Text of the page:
While the effects of economic development on environmental degradation in the short-run are well established; the ongoing financial and economic crisis may actually hamper development and adoption of alternative energy that is so vital for sustainable economic development.
Deutsche Bank forecasted the economic slowdown will cause
Kuznets curve is the graphical representation of Simon Kuznets's theory that economic inequality increases over time while a country is developing, then after a critical average income is attained, begins to decrease.
Another situation where the Kuznets curve is alleged to appear is the environment. Many environmental health indicators, such as water and air pollution, show the inverted U-shaped curve. The argument for the environmental Kuznet's curve is based on the following argument. In a developing industrial economy, little weight is given to environmental concerns, raising environmental pollution byproducts. After attaining a certain standard of living from the industrial production system and when environmental pollution is at its greatest, the focus changes from self-interest to social interest. The interests give greater weight to a clean environment by reducing and reversing the environmental pollution trend from industrialization. This parabolic trend occurs in the level of many of the environmental pollutants, such as sulfur dioxide, nitrogen oxide, lead, DDT, chlorofluorocarbons, sewage, and other chemicals previously released directly into the air or water.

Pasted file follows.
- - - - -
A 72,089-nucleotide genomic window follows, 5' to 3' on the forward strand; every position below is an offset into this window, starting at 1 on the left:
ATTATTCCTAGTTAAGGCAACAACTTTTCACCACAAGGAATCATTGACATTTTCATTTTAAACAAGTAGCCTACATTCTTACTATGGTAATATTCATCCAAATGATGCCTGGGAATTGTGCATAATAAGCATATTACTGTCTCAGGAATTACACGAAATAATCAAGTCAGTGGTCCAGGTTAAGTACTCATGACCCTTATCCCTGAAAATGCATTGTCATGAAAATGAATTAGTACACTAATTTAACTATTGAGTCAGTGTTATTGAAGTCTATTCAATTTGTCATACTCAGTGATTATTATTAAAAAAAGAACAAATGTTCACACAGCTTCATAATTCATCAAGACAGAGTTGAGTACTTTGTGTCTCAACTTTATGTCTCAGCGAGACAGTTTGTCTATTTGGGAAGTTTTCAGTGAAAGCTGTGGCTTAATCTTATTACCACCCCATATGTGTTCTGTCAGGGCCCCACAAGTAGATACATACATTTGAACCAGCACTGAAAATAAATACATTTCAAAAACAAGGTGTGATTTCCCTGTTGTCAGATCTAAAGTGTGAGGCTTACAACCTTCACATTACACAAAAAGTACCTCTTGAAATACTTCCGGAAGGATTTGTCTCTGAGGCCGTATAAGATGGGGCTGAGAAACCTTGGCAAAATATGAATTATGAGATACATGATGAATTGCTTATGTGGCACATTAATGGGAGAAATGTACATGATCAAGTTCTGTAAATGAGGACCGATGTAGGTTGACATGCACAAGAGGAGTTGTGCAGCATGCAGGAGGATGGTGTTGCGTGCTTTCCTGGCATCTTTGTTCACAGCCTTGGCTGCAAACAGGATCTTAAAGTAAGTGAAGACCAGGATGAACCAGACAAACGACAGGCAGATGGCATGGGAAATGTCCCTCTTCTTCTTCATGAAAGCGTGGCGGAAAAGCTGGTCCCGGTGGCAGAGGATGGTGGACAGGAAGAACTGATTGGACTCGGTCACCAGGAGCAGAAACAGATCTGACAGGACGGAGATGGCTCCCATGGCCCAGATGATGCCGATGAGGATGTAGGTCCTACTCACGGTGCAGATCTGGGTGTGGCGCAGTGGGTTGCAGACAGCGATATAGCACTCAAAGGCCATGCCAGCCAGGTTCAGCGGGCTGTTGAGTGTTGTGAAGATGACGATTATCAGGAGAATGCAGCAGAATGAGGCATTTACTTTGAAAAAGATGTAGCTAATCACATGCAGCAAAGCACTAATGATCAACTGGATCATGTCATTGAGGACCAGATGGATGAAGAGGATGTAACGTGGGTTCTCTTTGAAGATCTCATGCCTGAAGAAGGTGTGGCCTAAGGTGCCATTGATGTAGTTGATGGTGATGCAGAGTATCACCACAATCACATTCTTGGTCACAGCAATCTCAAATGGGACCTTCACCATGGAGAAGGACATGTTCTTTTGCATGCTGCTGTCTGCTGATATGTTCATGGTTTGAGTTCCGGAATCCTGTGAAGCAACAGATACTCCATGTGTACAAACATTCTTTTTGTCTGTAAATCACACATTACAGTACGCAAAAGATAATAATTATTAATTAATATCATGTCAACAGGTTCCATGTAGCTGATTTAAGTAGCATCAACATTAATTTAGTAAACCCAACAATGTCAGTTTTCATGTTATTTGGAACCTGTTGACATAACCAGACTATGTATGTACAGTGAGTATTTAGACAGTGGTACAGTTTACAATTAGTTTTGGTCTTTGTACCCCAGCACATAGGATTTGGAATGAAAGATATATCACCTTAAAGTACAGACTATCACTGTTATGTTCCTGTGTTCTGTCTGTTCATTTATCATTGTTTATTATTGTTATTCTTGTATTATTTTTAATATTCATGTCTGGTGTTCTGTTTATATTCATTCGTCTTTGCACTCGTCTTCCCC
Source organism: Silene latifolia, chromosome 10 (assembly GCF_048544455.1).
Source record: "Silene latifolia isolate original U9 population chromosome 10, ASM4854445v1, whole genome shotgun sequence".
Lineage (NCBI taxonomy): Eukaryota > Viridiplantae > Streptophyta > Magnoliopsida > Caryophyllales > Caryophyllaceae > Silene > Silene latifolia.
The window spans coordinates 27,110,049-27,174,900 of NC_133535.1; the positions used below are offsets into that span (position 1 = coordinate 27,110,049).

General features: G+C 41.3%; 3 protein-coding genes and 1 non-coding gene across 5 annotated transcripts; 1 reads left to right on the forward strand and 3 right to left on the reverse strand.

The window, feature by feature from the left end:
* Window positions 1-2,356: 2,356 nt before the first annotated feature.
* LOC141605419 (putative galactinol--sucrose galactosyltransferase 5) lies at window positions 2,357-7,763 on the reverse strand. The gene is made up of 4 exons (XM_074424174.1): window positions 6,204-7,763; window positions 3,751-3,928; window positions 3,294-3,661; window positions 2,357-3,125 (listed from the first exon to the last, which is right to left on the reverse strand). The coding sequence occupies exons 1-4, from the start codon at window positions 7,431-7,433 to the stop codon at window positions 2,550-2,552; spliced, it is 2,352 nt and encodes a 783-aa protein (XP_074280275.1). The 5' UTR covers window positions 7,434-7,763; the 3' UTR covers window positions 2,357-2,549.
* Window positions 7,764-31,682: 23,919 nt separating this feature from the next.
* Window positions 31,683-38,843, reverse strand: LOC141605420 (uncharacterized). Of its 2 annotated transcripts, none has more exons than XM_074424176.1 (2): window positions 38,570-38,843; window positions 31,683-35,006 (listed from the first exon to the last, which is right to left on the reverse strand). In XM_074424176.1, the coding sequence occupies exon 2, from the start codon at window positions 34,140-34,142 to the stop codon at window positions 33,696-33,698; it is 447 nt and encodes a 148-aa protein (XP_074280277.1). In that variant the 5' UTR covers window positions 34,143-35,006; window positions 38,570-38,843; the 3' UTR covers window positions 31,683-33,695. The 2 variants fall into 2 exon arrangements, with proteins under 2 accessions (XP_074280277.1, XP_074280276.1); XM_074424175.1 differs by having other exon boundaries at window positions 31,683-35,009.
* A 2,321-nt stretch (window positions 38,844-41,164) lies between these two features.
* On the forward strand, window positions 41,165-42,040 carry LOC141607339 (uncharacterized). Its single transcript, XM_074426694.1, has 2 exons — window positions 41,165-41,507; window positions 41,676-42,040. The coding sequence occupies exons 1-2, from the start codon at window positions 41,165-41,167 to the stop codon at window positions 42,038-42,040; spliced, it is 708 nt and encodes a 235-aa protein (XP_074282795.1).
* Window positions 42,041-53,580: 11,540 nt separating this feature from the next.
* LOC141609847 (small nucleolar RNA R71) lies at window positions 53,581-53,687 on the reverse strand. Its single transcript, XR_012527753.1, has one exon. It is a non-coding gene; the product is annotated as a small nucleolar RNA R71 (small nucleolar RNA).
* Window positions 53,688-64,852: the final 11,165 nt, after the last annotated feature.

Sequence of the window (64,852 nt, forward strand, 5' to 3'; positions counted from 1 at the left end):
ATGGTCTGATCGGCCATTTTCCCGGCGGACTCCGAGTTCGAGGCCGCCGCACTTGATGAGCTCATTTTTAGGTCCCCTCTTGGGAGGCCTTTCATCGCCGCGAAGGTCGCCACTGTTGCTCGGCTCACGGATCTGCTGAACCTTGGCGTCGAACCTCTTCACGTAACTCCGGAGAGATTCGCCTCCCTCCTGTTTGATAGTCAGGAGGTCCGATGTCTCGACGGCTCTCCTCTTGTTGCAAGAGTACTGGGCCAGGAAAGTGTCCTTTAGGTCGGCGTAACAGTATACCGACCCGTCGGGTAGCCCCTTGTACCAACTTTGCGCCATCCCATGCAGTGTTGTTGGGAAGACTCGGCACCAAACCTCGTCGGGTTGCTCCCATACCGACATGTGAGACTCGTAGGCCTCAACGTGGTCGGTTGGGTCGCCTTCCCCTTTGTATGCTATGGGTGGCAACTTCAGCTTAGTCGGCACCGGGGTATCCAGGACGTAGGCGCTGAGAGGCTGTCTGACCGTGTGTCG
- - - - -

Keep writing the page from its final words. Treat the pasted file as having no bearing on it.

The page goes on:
A recent New York Times column argued that for all the support that the presidential candidates are expressing for renewable energy, alternative energies like wind and solar are facing big new challenges - because of the credit freeze and the plunge in oil and natural gas prices. The column states that advocates are concerned that if the prices for oil and gas keep falling, the incentive for utilities and consumers to buy expensive renewable energy will shrink. That is what happened in the 1980s when a decade of advances for alternative energy collapsed amid falling prices for conventional fuels.
Venture capital financing for some advanced solar projects and for experimental biofuels, like ethanol made from plant wastes, is drying up. Worldwide project financings for new construction of wind, solar, biofuels and other alternative energy projects this year fell to $17.8 billion in the third quarter, from $23.2 billion in the second quarter, according to New Energy Finance, a research firm in London.
Renewable energy now meets 7 percent of
The current financial and economic crisis is indeed a paradox for environmental sustainability. While it may slowdown the pace of environmental degradation in the short-run due to reduced demand – in the long run, an economic slowdown will undoubtedly prove to be a disincentive for development and adoption of clean energy.